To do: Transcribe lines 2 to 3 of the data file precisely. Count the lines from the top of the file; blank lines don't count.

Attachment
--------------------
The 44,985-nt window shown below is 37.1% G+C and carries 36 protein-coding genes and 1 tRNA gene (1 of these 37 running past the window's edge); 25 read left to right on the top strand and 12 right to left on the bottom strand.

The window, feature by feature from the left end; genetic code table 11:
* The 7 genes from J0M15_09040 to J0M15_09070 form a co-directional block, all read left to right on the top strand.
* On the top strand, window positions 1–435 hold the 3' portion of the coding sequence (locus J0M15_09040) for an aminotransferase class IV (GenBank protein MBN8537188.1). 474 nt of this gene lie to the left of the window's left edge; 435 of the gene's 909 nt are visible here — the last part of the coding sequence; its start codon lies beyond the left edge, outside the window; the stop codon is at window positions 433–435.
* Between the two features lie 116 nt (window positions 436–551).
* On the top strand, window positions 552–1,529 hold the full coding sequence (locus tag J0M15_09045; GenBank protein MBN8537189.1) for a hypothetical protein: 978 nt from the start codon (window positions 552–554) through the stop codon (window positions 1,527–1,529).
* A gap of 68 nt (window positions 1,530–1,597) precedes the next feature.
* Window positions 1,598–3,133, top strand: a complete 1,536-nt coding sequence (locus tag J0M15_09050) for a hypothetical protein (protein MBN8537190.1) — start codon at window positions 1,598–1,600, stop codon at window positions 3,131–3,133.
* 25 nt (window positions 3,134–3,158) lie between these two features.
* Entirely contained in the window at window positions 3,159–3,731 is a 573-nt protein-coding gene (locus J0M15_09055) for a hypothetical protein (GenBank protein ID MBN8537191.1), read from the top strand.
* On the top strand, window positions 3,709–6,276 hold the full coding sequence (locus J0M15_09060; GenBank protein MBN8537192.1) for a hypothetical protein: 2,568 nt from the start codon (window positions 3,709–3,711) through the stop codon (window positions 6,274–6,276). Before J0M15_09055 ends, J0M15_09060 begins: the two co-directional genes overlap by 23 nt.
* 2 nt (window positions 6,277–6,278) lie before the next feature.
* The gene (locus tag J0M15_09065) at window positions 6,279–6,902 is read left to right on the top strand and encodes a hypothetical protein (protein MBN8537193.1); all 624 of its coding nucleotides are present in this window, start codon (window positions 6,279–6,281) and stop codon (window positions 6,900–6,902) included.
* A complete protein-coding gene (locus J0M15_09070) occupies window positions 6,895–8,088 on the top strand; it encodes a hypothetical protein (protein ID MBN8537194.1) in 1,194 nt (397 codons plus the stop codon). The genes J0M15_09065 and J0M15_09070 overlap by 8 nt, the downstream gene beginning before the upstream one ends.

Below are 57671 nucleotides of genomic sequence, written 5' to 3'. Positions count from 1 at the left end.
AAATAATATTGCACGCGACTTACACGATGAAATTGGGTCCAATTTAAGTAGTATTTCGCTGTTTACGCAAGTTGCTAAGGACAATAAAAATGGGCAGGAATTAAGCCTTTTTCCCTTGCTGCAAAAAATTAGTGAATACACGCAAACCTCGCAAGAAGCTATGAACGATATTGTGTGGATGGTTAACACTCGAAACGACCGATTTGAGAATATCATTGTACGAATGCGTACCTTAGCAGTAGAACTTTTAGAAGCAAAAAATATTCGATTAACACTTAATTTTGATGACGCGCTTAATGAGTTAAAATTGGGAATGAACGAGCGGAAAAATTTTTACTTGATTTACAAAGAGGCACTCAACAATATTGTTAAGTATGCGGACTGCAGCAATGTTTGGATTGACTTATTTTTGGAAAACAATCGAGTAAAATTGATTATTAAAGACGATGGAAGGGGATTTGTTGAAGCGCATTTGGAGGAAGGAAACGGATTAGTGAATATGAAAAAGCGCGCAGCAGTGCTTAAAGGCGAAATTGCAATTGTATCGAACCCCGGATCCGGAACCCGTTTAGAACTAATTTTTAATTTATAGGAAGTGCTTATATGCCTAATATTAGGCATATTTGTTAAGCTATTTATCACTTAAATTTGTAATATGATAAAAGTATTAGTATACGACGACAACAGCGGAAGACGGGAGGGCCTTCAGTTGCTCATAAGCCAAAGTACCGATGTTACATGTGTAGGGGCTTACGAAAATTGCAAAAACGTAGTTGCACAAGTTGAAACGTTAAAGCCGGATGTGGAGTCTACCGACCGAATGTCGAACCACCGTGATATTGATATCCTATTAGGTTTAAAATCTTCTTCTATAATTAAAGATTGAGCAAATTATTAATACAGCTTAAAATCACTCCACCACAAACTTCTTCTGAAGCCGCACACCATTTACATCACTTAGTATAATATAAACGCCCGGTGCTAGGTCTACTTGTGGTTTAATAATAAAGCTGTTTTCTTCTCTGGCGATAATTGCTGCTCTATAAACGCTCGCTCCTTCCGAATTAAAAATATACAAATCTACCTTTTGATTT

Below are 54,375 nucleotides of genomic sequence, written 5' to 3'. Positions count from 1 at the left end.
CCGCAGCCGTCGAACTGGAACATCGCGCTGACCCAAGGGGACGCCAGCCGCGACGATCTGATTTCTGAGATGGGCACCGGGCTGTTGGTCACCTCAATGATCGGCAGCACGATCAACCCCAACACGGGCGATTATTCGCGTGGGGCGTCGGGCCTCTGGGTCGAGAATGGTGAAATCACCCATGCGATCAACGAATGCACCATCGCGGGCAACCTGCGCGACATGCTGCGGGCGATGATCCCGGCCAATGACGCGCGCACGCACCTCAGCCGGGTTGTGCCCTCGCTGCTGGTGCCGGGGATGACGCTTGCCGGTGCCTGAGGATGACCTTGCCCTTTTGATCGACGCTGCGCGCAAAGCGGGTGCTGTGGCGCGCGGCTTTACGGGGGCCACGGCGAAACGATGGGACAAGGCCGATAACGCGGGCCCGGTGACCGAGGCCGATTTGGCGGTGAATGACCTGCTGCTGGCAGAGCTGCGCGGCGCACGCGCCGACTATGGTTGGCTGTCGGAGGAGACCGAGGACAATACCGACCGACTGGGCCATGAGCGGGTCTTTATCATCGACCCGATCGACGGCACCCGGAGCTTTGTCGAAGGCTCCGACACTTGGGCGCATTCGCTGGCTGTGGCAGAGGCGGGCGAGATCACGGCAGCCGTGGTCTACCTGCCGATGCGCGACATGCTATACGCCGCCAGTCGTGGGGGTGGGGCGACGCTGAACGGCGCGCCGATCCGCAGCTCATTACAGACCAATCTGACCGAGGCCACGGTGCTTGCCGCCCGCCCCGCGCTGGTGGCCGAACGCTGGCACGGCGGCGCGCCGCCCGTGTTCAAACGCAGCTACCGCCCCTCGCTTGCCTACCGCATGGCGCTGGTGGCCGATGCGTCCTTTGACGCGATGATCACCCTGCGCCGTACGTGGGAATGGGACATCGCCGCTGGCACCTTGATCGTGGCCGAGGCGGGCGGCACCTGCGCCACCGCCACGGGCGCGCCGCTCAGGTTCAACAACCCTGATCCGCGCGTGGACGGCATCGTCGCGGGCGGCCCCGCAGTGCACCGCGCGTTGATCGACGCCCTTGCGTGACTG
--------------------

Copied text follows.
The window, feature by feature from the left end; genetic code table 11:
* The 7 genes from J0M15_09040 to J0M15_09070 form a co-directional block, all read left to right on the top strand.